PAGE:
Tribunal Criminal Tribunal for the Former Yugoslavia

Page 11949

1 Tuesday, 3 September 2002

2 [Open session]

3 [The accused entered court]

4 --- Upon commencing at 2.20 p.m.

5 JUDGE MUMBA: Yes. Please call the case.

6 THE REGISTRAR: Good afternoon, Your Honours. Case IT-95-9-T, the

7 Prosecutor versus Blagoje Simic, Miroslav Tadic, and Simo Zaric. Thank

8 you.

9 JUDGE MUMBA: Yes. The Prosecution.

10 MR. DI FAZIO: Yes. There's just a few last-minute matters to

11 attend to, if Your Honours please. As I said yesterday, there's some

12 documentation relating to exchange lists. Ms. Reidy will address you on

13 that and then I have a few other matters to deal with and then I'll go

14 after her. Thank you.

15 JUDGE MUMBA: Very well.

16 Yes, Ms. Reidy.

17 MS. REIDY: Your Honours, the situation with exchange lists is

18 that on the exhibit list, the Prosecutor's Exhibit list filed with their

19 pre-trial brief on the 9th of April last year, at E1 and E2 of that list

20 were a number of -- two sets of exchange records running into several

21 hundred pages each, one set, E1, was a set of records that the Office of

22 the Prosecutor had received from a Croat source, and E2 were a set of

23 exchange records received from Serb sources.

24 What we are seeking to do now is to have entered into evidence

25 several of those lists from what was E2 on the exhibit list, that is a

Page 11950

1 Serb-sourced exchange list, but not all of them. And the reason that

2 we're not seeking to have the whole of them entered into evidence is that

3 we have sat with Defence counsel and gone through some of the documents.

4 Some are illegible, so they would have little probative value, and others

5 lack a signature or clear identification of authorship, and those we've

6 agreed would not at this stage be entered fully into evidence.

7 So these were documents which in fact are covered by

8 Judge Robinson's pre-trial order on admission of documents, and they do

9 fall in the Prosecutor's Exhibit list. What they are, it's 102 pages, and

10 that consists of 41 exchange lists, dating -- the first one dates from the

11 25th of June, 1992, and the last list chronologically we have is the 15th

12 of September, 1993.

13 The lists do cover exchanges from a wider area than just Bosanski

14 Samac, but they do form part of the Prosecution evidence to show for the

15 Prosecution to establish the context and general pattern into which these

16 exchanges fell.

17 So I would like to move to have these entered fully into evidence.

18 As I said, they amount to 41 lists and just over a hundred pages. I don't

19 know how one would propose to have them numbered, whether to give the

20 whole batch what used to be E2 a single exhibit number and then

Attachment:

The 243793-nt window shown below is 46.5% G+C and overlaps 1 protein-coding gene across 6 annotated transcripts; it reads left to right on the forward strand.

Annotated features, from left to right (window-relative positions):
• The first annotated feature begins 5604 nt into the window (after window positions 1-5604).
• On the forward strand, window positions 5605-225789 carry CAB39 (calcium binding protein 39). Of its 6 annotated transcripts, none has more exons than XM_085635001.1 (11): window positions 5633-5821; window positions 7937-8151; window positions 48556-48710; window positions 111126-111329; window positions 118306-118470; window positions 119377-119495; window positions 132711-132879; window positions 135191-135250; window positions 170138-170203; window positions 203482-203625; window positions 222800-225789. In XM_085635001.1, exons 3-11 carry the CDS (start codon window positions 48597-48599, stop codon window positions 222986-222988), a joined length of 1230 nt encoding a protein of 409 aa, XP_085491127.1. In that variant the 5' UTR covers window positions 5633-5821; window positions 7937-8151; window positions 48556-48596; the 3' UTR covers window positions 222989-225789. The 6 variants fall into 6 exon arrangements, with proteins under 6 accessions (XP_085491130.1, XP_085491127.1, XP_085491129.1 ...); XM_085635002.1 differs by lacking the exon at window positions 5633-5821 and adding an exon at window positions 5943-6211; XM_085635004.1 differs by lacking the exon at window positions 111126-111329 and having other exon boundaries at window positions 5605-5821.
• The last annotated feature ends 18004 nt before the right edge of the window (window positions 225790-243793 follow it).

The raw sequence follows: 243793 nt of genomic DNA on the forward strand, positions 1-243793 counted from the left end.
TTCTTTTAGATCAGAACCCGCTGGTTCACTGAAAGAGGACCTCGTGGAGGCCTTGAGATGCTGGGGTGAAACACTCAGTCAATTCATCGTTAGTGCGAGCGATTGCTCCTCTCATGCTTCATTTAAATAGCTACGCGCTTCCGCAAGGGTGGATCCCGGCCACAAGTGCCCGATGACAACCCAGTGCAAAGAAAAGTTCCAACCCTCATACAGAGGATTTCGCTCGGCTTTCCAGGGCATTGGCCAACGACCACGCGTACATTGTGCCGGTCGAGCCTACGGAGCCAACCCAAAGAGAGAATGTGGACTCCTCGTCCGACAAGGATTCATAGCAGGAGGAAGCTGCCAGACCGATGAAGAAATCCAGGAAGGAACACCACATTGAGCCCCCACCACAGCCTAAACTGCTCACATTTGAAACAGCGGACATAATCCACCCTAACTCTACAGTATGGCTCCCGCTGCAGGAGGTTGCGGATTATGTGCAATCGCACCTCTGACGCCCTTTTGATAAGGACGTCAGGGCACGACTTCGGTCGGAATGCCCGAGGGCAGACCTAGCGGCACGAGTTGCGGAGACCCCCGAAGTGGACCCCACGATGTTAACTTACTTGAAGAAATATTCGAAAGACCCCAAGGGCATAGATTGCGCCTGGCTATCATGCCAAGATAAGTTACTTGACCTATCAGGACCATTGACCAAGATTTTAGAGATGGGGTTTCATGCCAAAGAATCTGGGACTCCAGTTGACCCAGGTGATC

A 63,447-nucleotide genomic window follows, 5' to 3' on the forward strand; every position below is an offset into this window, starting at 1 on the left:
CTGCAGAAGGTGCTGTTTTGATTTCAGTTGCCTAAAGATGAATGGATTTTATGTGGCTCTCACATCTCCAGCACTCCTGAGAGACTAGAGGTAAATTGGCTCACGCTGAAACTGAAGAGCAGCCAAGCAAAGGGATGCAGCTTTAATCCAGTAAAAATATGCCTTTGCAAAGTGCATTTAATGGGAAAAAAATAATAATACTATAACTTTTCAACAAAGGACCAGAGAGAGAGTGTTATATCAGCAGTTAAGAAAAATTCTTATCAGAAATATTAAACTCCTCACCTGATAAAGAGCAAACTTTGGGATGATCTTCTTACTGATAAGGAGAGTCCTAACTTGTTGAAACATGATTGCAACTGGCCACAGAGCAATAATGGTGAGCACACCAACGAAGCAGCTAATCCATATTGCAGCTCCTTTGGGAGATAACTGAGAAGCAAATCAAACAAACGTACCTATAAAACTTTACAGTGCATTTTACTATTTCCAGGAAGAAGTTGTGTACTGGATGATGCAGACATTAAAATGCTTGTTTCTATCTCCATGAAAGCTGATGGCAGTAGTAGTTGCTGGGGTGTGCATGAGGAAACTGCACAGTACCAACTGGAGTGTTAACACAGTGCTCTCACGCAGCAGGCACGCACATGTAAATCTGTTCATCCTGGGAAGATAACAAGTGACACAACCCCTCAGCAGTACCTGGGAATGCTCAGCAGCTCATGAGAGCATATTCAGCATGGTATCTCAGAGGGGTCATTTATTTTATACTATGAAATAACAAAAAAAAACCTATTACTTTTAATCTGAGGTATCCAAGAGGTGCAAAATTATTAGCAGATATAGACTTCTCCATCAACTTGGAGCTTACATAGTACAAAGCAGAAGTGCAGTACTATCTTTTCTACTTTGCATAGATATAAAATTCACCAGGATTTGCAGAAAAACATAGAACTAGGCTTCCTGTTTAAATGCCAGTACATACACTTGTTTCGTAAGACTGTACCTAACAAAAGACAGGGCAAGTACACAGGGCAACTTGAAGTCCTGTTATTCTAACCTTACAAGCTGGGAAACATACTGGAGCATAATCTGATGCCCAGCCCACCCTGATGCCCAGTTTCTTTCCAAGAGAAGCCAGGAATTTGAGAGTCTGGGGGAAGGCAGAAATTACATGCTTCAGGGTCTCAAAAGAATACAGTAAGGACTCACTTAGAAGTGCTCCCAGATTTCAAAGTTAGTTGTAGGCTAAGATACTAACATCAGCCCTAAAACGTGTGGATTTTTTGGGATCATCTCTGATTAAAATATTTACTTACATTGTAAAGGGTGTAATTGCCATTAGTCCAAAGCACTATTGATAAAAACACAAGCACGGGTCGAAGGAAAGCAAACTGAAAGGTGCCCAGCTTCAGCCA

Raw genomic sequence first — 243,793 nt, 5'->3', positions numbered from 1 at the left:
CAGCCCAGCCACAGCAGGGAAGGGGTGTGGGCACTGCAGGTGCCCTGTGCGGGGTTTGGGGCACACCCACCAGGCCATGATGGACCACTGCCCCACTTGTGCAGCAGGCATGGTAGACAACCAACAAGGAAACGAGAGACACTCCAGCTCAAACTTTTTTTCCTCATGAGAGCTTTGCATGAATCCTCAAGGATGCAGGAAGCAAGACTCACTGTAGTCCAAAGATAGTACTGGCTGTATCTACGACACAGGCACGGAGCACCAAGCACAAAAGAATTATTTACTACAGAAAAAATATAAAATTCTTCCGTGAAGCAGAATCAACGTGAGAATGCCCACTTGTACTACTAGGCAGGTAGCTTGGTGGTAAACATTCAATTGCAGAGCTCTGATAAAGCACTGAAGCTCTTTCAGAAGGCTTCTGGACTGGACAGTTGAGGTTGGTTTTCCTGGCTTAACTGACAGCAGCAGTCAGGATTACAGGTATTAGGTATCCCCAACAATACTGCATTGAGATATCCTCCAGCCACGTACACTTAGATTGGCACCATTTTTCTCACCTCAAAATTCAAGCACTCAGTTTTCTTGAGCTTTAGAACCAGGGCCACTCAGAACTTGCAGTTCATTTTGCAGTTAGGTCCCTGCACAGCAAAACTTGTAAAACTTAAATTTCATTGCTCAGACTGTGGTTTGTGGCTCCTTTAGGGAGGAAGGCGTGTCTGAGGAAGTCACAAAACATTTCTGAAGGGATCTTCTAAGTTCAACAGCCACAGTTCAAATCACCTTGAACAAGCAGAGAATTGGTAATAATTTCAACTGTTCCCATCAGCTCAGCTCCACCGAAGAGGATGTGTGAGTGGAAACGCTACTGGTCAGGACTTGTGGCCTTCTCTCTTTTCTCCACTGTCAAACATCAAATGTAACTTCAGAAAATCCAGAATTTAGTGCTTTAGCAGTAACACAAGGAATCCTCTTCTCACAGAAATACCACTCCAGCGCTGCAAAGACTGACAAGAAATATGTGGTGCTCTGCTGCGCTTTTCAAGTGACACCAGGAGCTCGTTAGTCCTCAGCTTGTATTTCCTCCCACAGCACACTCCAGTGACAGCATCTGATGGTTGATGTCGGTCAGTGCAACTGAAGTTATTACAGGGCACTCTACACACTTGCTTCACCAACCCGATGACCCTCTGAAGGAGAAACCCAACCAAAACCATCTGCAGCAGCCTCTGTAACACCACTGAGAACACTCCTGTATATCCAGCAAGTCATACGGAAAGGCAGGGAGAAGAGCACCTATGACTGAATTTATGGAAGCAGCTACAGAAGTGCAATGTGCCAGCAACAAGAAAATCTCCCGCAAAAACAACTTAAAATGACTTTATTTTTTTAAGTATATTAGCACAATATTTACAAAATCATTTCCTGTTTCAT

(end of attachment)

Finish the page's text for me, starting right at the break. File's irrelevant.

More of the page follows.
21 subnumbers, depending on the dates for each list.

22 JUDGE MUMBA: Yes, I think so.

23 MS. REIDY: Okay. And would Your Honours like me to submit all 40

24 lists then individually or en masse and then I can submit to the registry

25 an index just of each date that we have?

Page 11951

1 JUDGE MUMBA: Yes, I think it would be easier.

2 MS. REIDY: I think that's probably --

3 JUDGE MUMBA: Yes. Much easier.

4 MS. REIDY: The best way to proceed.

5 JUDGE MUMBA: Yes. It will take less time, yes.

6 MS. REIDY: Would Your Honour like me to give to the registry now

7 the set of --


9 MS. REIDY: Okay.

10 JUDGE MUMBA: So that we can have the common number dictated and

11 then the sublisting can be done later.

12 MS. REIDY: Your Honours, I've provided five sets. The other sets

13 of these documents for Defence counsel I will place in Defence counsel's

14 locker. I approached them before this and explained that in court I only

15 have five at the moment.


17 Yes, Mr. Lukic.

18 MR. LUKIC: [Interpretation] Your Honours, I wanted to take

19 advantage of this bit of time while the usher was distributing these

20 documents to say that we do not object to these documents being

21 introduced. In fact, these documents were provided to us during the

22 pre-trial period. We verified these documents and compared them with the

23 Prosecution, and we accept that they be admitted as -- that they be

24 admitted into evidence.

25 JUDGE MUMBA: Thank you.

Page 11952

1 Can we have the number?

2 THE REGISTRAR: Yes, Your Honours. It will be P146. Thank you.

3 JUDGE MUMBA: And then the subdivisions will be done by the

4 Prosecution as already explained?

5 MS. REIDY: Absolutely. I'll file that this afternoon once we've

6 risen, the index. Thank you.

7 JUDGE MUMBA: All right.

8 Yes. Then the next batch, if any?

9 MS. REIDY: Your Honour, I have one more matter that perhaps I

10 should address. It's the filing of the redacted version of Witness O's 92

11 bis statement.


13 MS. REIDY: And again, I have copies. Your Honours, just for the

14 record, what has been passed to the usher is the version of Witness O's 92

15 bis statement that appeared as annex B to the confidential motion. It is

16 in the English language, and the redaction of the B/C/S version is just

17 being verified with the translators at the moment, and I hope it could be

18 filed also by the time we rise from this session. But that is the

19 motion -- that is the statement as was filed as annex B.

20 JUDGE MUMBA: Yes. All right. It already has a number, I think.

21 MS. REIDY: Yes.

22 JUDGE MUMBA: Yes. Any other documents? That's all.

23 Yes, Mr. Di Fazio.

24 MR. DI FAZIO: Thank you. If Your Honours please, there remain

25 some documents that are still only marked for identification, and if I